It’s hard to remember a time in my life when I didn’t have an early morning wake up call. For many athletes, it’s pretty typical to wake up during the very early morning hours to get a workout in. Early morning workouts are associated with chasing dreams, determination, and motivation. (Some may say a little bit of insanity, too.) Whether you’re an early bird or a night owl, I thought I’d share why I find the early bird status my favorite.
It started for me when I was in high school. I was one of the few freshman on my swim team, and I was determined to make a name for myself during my time there. When the time came in our season to start two-a-days, our coach explained to us that the only required swimmers for morning practice were the returning varsity letter men. For everyone else, it was optional. I remember telling that to my parents at dinner and being excited that I didn’t have to jump in a pool at 5:30am that year. That’s when my dad replied with: “So I’ll drop you off around 5:15?” This was when I learned that while you might not always be a huge fan of morning workouts, they benefit you in more ways than one. My swim coach was impressed that I not only showed up for the first morning practice, but that I KEPT showing up. I showed him that I was dedicated and wanted to be the best I could be. My extra practices paid off when I swam every race my freshman year at the varsity level which in turn led me to swimming varsity all four years of high school.
That discipline came in handy when I went off to college and continued swimming at the collegiate level. Being a student-athlete at the college level was one of the hardest things I’ve had to do. Balancing classes, practices, and still finding time to study and socialize meant learning how to prioritize. The season was longer, the workouts were harder, but thankfully, I did not have to adjust to morning workouts and two-a-days on top of all of that. By my final year of college, I had been swimming competitively for 10 years. For 9 of those 10, I had been waking up at the crack of dawn for practice. It was safe to say that I was exhausted; that I was over morning workouts. On the bus ride home from my final meet as a college athlete, I made a promise to myself that I would never wake up early to workout again.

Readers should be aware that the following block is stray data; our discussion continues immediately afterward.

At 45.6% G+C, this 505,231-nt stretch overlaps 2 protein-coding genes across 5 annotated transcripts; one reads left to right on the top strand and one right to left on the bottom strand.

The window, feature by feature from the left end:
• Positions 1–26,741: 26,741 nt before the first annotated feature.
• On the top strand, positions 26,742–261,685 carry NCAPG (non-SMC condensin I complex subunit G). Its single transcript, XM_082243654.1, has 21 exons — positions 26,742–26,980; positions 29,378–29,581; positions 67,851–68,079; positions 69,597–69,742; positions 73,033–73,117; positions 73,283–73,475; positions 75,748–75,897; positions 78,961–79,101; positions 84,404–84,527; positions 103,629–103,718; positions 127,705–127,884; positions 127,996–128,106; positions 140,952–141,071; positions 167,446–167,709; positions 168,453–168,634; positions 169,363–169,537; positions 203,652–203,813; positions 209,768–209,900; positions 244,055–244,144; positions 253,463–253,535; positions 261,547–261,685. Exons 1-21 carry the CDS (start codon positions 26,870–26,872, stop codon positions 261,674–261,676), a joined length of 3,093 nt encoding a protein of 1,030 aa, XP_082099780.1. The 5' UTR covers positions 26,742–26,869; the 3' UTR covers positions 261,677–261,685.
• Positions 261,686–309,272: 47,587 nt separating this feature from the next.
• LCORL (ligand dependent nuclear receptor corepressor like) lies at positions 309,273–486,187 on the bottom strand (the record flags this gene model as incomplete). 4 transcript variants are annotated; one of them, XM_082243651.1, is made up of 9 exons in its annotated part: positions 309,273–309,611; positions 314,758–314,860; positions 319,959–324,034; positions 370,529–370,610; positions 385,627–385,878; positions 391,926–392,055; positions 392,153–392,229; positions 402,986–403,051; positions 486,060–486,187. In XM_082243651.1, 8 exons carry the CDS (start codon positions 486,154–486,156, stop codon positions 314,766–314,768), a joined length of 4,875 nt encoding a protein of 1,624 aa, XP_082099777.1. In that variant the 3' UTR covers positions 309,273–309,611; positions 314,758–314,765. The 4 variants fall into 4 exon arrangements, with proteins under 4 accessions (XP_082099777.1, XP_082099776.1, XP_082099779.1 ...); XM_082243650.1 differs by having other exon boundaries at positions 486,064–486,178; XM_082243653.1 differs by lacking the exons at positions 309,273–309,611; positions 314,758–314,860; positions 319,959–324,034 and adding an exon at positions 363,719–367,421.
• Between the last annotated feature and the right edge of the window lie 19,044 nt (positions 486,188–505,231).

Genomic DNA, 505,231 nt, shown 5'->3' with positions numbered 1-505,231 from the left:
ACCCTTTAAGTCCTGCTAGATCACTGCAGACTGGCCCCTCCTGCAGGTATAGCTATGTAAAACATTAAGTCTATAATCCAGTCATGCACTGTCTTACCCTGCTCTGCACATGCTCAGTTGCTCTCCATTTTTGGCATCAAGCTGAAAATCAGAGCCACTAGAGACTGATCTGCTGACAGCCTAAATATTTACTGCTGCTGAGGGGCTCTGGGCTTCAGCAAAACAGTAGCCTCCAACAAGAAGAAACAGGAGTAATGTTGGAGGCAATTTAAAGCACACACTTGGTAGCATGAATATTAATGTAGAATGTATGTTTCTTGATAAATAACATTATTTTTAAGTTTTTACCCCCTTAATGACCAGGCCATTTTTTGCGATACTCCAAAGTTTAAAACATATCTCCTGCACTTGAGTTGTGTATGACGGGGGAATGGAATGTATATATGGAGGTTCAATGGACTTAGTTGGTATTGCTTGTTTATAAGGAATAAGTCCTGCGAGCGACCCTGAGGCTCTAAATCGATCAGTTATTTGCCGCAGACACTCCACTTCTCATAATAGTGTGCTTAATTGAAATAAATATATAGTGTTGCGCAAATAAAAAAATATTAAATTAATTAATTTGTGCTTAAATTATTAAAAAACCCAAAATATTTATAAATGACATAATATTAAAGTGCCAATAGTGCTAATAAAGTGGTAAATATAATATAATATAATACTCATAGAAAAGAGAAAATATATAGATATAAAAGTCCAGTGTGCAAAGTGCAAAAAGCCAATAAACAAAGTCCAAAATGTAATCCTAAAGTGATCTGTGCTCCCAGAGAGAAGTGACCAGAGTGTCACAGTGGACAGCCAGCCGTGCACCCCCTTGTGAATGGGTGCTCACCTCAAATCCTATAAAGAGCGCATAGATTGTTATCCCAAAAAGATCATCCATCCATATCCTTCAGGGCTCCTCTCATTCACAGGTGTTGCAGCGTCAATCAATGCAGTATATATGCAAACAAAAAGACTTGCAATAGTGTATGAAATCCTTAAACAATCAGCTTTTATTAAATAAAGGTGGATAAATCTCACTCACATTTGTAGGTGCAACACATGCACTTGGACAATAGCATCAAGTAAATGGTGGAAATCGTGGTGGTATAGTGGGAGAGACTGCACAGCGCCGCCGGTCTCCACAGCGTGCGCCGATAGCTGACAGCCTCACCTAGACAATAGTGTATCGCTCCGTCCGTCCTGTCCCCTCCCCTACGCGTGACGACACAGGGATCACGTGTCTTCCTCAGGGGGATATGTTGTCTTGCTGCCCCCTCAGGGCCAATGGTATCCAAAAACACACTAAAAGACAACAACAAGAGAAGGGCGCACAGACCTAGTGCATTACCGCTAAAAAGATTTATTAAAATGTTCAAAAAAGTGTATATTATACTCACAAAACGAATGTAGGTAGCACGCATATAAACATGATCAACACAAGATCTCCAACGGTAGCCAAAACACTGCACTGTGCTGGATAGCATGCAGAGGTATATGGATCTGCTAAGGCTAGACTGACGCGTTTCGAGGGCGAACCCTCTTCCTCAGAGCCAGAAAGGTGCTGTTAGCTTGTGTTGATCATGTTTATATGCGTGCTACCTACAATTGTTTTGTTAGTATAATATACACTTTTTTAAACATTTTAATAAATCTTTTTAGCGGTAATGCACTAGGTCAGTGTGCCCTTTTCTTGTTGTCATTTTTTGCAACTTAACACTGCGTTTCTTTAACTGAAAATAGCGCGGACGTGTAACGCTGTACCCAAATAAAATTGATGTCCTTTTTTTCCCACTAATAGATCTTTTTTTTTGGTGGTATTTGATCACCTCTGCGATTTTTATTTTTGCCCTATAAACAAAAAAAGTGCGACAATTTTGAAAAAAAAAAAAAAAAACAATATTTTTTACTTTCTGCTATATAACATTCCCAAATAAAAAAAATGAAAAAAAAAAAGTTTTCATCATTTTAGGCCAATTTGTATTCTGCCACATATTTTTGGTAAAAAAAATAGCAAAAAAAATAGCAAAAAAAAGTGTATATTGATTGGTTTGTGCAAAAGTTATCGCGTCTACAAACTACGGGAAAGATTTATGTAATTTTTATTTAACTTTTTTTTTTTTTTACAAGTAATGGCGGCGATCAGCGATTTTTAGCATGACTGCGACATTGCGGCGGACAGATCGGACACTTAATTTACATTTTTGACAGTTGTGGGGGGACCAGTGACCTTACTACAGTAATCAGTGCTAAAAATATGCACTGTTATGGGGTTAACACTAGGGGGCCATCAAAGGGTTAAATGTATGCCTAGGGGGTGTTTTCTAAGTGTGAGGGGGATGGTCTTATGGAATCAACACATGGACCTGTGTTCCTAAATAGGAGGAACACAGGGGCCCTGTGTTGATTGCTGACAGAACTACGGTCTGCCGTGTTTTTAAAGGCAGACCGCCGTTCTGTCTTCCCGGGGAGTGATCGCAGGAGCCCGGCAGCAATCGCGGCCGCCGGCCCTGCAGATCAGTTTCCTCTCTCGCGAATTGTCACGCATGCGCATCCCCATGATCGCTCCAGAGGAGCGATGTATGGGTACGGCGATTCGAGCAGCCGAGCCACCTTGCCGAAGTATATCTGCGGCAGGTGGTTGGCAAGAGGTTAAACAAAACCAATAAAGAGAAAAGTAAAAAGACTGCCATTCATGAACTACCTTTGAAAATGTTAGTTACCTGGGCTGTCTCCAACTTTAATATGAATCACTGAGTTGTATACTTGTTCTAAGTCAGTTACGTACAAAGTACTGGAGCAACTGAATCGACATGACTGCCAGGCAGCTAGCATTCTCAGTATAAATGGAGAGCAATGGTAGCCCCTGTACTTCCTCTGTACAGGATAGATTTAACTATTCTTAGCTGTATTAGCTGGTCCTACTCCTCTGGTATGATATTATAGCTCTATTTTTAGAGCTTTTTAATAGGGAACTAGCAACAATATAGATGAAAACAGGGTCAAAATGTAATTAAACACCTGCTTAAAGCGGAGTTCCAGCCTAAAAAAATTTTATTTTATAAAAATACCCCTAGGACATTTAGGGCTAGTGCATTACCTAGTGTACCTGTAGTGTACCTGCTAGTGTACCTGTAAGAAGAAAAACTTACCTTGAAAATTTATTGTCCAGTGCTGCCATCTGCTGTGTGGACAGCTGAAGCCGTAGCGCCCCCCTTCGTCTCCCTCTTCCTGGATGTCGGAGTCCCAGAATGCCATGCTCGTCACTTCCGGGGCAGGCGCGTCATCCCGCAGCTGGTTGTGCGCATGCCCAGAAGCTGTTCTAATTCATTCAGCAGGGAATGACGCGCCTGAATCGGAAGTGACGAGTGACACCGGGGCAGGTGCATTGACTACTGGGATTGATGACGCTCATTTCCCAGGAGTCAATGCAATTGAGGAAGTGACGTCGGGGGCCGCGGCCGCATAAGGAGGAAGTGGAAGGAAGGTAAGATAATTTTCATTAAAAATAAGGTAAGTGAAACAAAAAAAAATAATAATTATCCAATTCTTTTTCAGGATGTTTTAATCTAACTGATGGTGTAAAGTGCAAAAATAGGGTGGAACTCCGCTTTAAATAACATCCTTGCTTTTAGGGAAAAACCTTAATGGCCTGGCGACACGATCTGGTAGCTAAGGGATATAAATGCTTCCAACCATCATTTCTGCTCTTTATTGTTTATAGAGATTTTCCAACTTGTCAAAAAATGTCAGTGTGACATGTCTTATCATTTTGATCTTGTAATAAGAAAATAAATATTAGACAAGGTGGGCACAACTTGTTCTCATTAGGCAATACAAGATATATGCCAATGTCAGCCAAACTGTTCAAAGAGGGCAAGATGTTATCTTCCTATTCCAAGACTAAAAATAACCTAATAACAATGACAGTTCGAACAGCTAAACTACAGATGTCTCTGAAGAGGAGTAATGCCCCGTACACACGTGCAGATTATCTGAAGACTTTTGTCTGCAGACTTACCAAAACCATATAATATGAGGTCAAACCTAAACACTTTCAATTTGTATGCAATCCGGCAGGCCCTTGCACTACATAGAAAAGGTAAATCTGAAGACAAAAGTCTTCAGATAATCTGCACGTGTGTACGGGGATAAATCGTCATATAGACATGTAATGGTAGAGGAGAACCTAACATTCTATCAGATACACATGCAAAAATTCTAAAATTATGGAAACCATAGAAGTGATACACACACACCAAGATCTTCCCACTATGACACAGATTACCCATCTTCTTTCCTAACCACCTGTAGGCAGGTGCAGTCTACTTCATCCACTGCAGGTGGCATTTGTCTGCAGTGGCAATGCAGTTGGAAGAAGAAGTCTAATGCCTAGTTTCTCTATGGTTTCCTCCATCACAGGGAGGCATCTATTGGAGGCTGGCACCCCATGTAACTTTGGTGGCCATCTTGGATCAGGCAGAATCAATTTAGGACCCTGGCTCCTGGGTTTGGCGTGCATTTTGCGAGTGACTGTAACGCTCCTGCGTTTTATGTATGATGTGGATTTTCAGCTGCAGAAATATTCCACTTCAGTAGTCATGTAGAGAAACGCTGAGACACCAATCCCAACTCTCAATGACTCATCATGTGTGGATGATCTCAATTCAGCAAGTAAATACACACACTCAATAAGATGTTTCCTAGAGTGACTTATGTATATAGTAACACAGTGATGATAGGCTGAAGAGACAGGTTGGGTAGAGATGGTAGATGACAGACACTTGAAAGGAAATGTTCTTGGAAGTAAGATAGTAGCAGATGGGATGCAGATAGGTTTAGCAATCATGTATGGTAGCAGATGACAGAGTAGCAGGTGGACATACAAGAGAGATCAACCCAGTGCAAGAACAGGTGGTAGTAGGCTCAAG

Let’s all laugh together at that statement.
I am now three years post-grad. I am certainly not as active as I was in high school and college, no two-a-days on my calendar anytime soon, but I still have goals I’m working towards each and every day. While I’m trying to better myself at running, I’m also advancing in my career. Since my responsibilities have changed in the lab so has the time I spend at work. I used work a pretty typical 7:30am-4pm shift. It was uncommon for me to be at work past 4pm on any given day. I was able to get whatever workout I wanted in before 6pm, and could still eat dinner at a reasonable time. Now my work days are a little less predictable, and I rarely get off of work at the same time every day. Working out in the afternoons became increasingly difficult, and often lead to long nights after work.
This proved to become the biggest issue for me when I was training for my first marathon. I didn’t just want to finish the marathon, I wanted to do well. As you can probably imagine, skipping training runs for a marathon is generally frowned upon, and does not help you reach any of the goals you’ve set for yourself. I found that after working long hours, my motivation to get to the gym plummeted. And if, by the grace of God, I did get my butt to the gym, I didn’t usually eat dinner until around 9pm. Afternoon workouts just weren’t cutting it for me anymore so one morning I set my alarm clock for 4:30am and hoped for the best.